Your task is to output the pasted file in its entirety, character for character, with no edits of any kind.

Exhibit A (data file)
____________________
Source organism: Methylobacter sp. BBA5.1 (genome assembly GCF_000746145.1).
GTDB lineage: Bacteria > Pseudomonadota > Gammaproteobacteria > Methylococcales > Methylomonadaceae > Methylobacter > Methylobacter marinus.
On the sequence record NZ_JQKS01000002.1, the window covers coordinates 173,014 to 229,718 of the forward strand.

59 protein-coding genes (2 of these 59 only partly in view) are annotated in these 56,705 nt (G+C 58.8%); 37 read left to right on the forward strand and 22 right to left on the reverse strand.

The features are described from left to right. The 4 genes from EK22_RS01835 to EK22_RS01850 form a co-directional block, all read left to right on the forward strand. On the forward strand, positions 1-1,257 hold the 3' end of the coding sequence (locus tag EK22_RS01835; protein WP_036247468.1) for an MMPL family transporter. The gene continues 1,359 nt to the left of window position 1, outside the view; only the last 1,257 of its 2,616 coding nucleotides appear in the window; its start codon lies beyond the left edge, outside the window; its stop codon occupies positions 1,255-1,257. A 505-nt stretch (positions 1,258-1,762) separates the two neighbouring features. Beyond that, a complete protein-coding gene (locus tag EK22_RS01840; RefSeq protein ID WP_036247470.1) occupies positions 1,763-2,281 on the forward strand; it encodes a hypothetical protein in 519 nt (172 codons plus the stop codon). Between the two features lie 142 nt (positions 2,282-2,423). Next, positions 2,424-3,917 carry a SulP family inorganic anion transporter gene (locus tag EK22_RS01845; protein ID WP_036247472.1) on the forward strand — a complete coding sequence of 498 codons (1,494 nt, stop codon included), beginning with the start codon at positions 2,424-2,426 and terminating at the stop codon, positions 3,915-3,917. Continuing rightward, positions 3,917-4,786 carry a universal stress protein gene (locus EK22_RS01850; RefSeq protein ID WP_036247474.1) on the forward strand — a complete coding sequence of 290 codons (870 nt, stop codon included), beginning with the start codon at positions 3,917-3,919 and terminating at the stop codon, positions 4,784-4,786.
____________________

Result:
Source organism: Methylobacter sp. BBA5.1 (genome assembly GCF_000746145.1).
GTDB lineage: Bacteria > Pseudomonadota > Gammaproteobacteria > Methylococcales > Methylomonadaceae > Methylobacter > Methylobacter marinus.
On the sequence record NZ_JQKS01000002.1, the window covers coordinates 173,014 to 229,718 of the forward strand.

59 protein-coding genes (2 of these 59 only partly in view) are annotated in these 56,705 nt (G+C 58.8%); 37 read left to right on the forward strand and 22 right to left on the reverse strand.

The features are described from left to right. The 4 genes from EK22_RS01835 to EK22_RS01850 form a co-directional block, all read left to right on the forward strand. On the forward strand, positions 1-1,257 hold the 3' end of the coding sequence (locus tag EK22_RS01835; protein WP_036247468.1) for an MMPL family transporter. The gene continues 1,359 nt to the left of window position 1, outside the view; only the last 1,257 of its 2,616 coding nucleotides appear in the window; its start codon lies beyond the left edge, outside the window; its stop codon occupies positions 1,255-1,257. A 505-nt stretch (positions 1,258-1,762) separates the two neighbouring features. Beyond that, a complete protein-coding gene (locus tag EK22_RS01840; RefSeq protein ID WP_036247470.1) occupies positions 1,763-2,281 on the forward strand; it encodes a hypothetical protein in 519 nt (172 codons plus the stop codon). Between the two features lie 142 nt (positions 2,282-2,423). Next, positions 2,424-3,917 carry a SulP family inorganic anion transporter gene (locus tag EK22_RS01845; protein ID WP_036247472.1) on the forward strand — a complete coding sequence of 498 codons (1,494 nt, stop codon included), beginning with the start codon at positions 2,424-2,426 and terminating at the stop codon, positions 3,915-3,917. Continuing rightward, positions 3,917-4,786 carry a universal stress protein gene (locus EK22_RS01850; RefSeq protein ID WP_036247474.1) on the forward strand — a complete coding sequence of 290 codons (870 nt, stop codon included), beginning with the start codon at positions 3,917-3,919 and terminating at the stop codon, positions 4,784-4,786.